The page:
Breitbart.com technology editor Milo Yiannopoulos has announced the creation of a controversial race and gender-based scholarship.
According to the website, the Yiannopoulos Privilege Grant is a scholarship offered exclusively to white males “who wish to pursue their post-secondary education on equal footing with their female, queer and ethnic minority classmates.”
An American attorney spoke with Joseph Bernstein for Buzzfeed on the subject. Asking that his identity remain anonymous, the lawyer said he had been researching the legality of the fund for Yiannopoulos and that the scholarship is indeed a real thing.
The first round of $2,500 grants will be available for the 2016 school year will come from a pool that Yiannopoulos hopes will reach $125,000. He plans on offering a total of 50 grants. Yiannopoulos will make the initial donation of $25,000 himself with the remainder of the funds coming from private donors who he would not name, although he did allude that one of the first donors is among the “very famous rappers, novelists, politicians [who] are all fans of mine on the DL.”
The grants will not only offer students the financial ability to attend college but also create a network between prospective students and mentors as well as between students and their peers. Advocacy work is currently being undertaken by the founders of the grant, who also plan to release policy or research papers based on the results of the scholarship program, writes William Bigelow for Breitbart.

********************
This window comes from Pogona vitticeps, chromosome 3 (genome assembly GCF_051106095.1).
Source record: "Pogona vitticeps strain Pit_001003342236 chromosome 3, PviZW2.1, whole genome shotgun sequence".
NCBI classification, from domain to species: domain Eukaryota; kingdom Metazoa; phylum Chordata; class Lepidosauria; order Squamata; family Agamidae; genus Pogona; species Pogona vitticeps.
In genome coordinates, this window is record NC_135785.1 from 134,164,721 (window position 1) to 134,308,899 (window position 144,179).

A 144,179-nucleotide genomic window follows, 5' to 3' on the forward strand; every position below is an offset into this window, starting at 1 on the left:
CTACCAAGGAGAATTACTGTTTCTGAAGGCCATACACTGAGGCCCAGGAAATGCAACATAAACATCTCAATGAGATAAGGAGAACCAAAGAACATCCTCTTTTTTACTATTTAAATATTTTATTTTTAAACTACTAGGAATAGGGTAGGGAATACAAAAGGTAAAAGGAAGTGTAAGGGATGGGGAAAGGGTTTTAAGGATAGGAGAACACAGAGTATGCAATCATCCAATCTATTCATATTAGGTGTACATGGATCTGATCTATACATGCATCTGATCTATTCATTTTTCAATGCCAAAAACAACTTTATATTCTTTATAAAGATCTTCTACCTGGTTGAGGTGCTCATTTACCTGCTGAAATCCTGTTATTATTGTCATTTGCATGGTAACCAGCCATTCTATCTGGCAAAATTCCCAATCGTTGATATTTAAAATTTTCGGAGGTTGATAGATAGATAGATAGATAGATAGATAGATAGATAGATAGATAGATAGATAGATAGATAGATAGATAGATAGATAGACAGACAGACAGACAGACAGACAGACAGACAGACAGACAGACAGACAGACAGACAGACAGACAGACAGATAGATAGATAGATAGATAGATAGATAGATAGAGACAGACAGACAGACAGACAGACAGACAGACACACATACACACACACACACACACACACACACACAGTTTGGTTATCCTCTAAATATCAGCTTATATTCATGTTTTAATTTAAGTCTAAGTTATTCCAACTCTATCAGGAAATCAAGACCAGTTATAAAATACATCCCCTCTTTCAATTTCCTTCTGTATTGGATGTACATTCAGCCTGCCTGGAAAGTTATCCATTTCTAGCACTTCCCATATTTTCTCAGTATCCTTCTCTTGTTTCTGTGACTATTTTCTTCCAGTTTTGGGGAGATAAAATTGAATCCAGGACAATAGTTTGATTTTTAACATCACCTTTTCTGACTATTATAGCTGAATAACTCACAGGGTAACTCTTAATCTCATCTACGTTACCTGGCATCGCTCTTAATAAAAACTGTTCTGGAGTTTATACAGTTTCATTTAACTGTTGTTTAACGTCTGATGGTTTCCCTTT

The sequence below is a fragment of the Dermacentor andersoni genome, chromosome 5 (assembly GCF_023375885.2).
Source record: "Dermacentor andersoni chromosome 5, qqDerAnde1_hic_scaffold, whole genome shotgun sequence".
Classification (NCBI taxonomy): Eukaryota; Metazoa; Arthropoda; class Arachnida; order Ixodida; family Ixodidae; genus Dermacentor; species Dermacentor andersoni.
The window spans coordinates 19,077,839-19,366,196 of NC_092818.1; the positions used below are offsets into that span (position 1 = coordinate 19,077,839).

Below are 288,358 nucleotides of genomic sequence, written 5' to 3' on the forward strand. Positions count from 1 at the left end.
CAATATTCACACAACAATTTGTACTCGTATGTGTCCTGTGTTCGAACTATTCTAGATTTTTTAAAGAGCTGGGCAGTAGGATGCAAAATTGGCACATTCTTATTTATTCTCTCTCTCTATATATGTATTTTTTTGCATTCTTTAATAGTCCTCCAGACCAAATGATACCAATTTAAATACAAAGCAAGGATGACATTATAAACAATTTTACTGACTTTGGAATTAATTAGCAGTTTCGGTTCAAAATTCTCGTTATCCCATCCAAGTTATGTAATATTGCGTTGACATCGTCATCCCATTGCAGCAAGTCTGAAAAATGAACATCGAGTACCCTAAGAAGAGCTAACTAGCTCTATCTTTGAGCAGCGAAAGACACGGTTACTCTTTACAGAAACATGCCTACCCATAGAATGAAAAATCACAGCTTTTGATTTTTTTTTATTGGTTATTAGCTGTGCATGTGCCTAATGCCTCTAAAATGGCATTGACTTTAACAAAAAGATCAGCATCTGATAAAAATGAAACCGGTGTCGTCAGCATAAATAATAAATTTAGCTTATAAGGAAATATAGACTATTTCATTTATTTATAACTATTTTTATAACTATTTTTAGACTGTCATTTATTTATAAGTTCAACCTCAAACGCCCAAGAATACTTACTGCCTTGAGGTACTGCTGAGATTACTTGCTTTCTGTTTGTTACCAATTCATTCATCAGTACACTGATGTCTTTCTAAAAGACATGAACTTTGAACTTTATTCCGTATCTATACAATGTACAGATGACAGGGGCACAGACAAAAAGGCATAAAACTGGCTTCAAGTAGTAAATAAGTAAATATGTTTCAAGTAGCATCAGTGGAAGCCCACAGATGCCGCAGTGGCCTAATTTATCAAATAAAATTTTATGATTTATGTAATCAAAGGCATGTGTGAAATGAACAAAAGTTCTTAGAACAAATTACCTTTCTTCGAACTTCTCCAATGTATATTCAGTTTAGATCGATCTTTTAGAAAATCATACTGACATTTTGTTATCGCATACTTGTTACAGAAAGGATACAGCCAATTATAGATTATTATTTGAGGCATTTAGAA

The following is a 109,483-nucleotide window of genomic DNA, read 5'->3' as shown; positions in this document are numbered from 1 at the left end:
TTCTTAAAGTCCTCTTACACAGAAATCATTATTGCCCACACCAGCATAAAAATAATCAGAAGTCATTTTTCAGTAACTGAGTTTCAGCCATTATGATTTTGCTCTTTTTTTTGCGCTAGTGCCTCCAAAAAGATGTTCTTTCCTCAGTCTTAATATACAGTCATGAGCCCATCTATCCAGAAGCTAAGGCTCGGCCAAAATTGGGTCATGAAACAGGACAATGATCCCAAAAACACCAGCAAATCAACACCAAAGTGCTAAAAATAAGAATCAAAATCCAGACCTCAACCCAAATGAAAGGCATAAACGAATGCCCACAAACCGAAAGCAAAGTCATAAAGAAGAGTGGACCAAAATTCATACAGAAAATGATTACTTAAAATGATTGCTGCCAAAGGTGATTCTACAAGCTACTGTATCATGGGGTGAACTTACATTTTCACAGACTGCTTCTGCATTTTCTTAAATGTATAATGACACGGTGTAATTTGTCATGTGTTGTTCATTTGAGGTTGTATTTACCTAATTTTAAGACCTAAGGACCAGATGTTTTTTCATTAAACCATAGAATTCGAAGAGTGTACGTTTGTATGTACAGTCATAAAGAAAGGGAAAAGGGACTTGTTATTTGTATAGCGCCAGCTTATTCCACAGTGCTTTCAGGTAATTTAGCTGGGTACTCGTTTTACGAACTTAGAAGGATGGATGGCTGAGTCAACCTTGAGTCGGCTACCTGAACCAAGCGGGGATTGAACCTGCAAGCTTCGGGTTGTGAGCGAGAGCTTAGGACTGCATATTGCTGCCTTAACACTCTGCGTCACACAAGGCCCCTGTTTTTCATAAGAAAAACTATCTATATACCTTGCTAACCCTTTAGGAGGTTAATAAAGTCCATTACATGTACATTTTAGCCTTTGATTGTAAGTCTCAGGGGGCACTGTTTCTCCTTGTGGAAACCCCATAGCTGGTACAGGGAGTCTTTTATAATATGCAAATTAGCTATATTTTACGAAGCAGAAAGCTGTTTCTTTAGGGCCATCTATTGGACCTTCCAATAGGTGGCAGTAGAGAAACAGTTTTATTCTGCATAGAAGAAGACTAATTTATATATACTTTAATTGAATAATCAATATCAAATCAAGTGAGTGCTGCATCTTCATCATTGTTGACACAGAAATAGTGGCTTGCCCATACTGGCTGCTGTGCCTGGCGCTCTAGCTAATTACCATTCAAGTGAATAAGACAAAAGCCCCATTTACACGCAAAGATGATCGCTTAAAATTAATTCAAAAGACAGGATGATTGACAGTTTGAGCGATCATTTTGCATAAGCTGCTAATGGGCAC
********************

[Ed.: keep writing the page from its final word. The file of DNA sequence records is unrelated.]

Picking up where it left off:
Yiannopoulos said he first thought of the scholarship last month “as something that would wind up social justice warriors.” He added that “all of my very best ideas start as mischievous jokes because they will wind up the right people.”
He went on to say that in 2015, males counted for less than half of the American student population. With a number of high-profile scholarships in existence for minority students, he felt that the Privilege Grant would offer white males the push they need to get them into college, arguing that he is attempting to level the playing field for white males, who he called underprivileged, adding that the group is “suffering.”
Meanwhile, a 2011 paper by financial aid expert Mark Kantrowitz argues that Caucasian students receive close to three times more merit-based grants and private scholarships than minority students do.
Kantrowitz mentioned a number of scholarships only available to white students, including the Former Majority Association for Equality and the United Caucasian Scholarship Fund. However, he does conclude the paper by saying that such scholarship programs do not typically last more than a few years.
Yiannopoulos maintains that there will be no testing of race or gender to determine eligibility, and that the scholarships will be based on need and merit. “I don’t think we’re going to be hugely policing people’s skin color or demanding DNA samples. If people apply to us and they consider themselves white, that’s OK. Statistics tend to rely on self-identification.”
The application process will begin later this year with plans to expand the scholarship opportunity outside of the United States.